“‘Cause somebody’s gonna figure me out / It’s what I am, it’s what I was, It’s what I wanna become,” Beach Bunny’s Lili Trifilio sings with resignation on “Entropy,” the opener of the band’s striking sophomore album. The line has a double meaning: She yearns for the liberation that will come from no longer needing to hide a clandestine relationship, but it also underscores the bandleader’s confidence in knowing exactly what she wants. The song is the epitome of Trifilio’s growth as both a person and a songwriter—and representative of the power she’s found in embracing her emotions. And it’s what fuels Beach Bunny’s latest effort Emotional Creature.
For the past few years, the Chicago indie rockers have skyrocketed to fame in part as TikTok darlings —thanks to tracks like “Prom Queen” and also “Cloud 9” from their critically-acclaimed 2020 debut Honeymoon. For most artists, finding a large audience on the platform can be a mixed bag. It’s easy to be written off as another internet band because of “the algorithm,” but sometimes it’s the launching pad needed for hard-earned recognition. With Honeymoon, and now Emotional Creature, Beach Bunny has shown that they more than deserve to be taken seriously, but also that their cathartic connection to TikTok teens has been invaluable.
Trifilio’s overwhelming empathy has become a hallmark of her work, as she’s navigated teen trauma like longing, heartbreak, body image and ghosting through twee garage-pop songs. And on Emotional Creature (their second release for Mom + Pop Music), she ascends beyond those themes with even more of an open-hearted approach, delivering plainspoken missives of quarter-like crises that include crippling anxiety, toxic relationships and self-discovery.
Emotional Creature is Nineties rom-com core at its finest. Barreling through the album’s 12 songs, it’s easy to envision Trifilio’s equally ebullient and wistful vocals soundtracking the ups and downs of romantic entanglements in everything from 10 Things I Hate About You to Never Been Kissed. It’s not surprising when you consider that Beach Bunny’s jangly power-pop evokes the sweet but biting timbre of Letters to Cleo’s Kay Hanley—particularly when she’s cosplaying Josie from Josie and the Pussycats—as well as vulnerable contemporary bands like Charly Bliss and Camp Cope.
As a bird’s eye view of Trifilio’s heightened emotional states, Emotional Creature kicks off with all-consuming highs with the euphoric “Oxygen,” fueled by Trifilio’s soaring serotonin-boosted vocals. “Suddenly everything is easy/ I’ve never felt something so deeply/ ‘Cause with you, with you, I breathe again,” she exhales over raucous guitar fuzz. anthems like the bombastic “Fire Escape” and heart-fluttering “Karaoke” capture the intoxicating beginnings of a new relationship, detailing precious moments like carving your names into a subway seat and radio sing-a-longs on hometown drives. On the downtempo rock cut “Love Song,” a starry-eyed Trifilio is finally self-assured about her partner for what feels like the first time. “It’s funny how we move through space and time/Sometimes I think I’ve known you all my life,” she sings with a dreamy lilt.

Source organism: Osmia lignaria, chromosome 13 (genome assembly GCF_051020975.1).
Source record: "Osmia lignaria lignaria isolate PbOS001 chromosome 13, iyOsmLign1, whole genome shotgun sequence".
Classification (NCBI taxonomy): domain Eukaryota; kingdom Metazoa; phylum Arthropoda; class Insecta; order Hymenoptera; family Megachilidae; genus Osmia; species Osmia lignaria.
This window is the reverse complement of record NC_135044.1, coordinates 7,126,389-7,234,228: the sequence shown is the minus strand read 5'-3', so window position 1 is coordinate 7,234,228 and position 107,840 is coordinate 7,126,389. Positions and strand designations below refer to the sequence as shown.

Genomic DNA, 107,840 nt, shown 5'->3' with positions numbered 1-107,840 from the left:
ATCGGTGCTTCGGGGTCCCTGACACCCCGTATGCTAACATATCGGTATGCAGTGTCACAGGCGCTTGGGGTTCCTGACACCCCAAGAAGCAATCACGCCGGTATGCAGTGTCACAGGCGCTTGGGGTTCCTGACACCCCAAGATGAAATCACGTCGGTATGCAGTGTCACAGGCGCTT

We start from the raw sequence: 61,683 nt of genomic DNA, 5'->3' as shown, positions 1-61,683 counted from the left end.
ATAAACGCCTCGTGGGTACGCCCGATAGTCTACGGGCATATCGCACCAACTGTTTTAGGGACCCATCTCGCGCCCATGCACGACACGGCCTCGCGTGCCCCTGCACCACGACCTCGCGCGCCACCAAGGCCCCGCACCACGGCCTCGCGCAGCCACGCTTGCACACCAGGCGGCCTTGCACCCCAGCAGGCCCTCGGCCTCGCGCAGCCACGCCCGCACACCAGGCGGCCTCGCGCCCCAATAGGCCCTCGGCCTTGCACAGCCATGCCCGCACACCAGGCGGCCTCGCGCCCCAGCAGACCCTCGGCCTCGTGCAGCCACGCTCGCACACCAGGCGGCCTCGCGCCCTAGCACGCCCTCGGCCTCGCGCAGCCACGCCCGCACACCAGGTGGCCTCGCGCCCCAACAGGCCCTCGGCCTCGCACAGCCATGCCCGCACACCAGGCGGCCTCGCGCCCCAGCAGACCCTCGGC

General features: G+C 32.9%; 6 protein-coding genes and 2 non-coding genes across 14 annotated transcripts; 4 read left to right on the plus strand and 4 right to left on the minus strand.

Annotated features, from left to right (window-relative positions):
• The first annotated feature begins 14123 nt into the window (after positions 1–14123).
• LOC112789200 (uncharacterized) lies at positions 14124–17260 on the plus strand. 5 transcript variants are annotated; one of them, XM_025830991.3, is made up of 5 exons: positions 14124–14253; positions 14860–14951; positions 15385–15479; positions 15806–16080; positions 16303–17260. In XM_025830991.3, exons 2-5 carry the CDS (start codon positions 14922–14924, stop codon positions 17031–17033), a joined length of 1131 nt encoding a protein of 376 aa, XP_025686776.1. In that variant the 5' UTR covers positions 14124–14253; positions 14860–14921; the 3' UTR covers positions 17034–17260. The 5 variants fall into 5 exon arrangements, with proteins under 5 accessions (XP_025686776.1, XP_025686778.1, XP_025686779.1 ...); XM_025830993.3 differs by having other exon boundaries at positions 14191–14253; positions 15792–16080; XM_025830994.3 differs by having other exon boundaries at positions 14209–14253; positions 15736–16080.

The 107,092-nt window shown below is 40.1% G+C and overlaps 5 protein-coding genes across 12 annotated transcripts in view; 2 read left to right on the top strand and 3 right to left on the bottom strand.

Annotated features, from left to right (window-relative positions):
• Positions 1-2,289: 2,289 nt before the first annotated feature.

Trifilio particularly shines on the heavier points of the record, such as “Eventually,” where she paints an unfiltered portrait of a panic attack. Those lows could be purely defeating, but she turns them into moments of resilience. On the sticky tune “Weeds,” there’s a newfound emotional maturity in the way Trifilio realizes how she deserves to be treated. “I’m tired of giving, giving, living like a lady in distress/But I don’t need someone to save me/Not your polly pocket in your lover’s locket/You can’t hold me down/I’m a bursting bottle rocket,” she asserts. Likewise, there’s a silent confidence in Trifilio’s apathetic attitude toward a difficult partner on the glittery pop-punk cut “Deadweight.” “You always get what you want/But I’m not someone who waits to feel love/Because I think I’ve waited enough,” she delivers like a kiss-off.
“Scream” is Emotional Creature’s Eighties synth-tinged centerpiece—and the standout of the record—where you can envision Trifilio fully letting go, driving in a convertible with the top down, the breeze gently blowing through her hair. “I feel confused by, what I’m ashamed for/I feel ashamed by, my human nature/Choose to adapt new outward behavior,” she declares, shaking off the shame of her feelings over a swirl of psychedelic guitar riffs.
It’s empowering to see Trifilio own the full spectrum of her emotions, and it’s what cements Beach Bunny’s latest record as a masterclass in confessional rock and roll.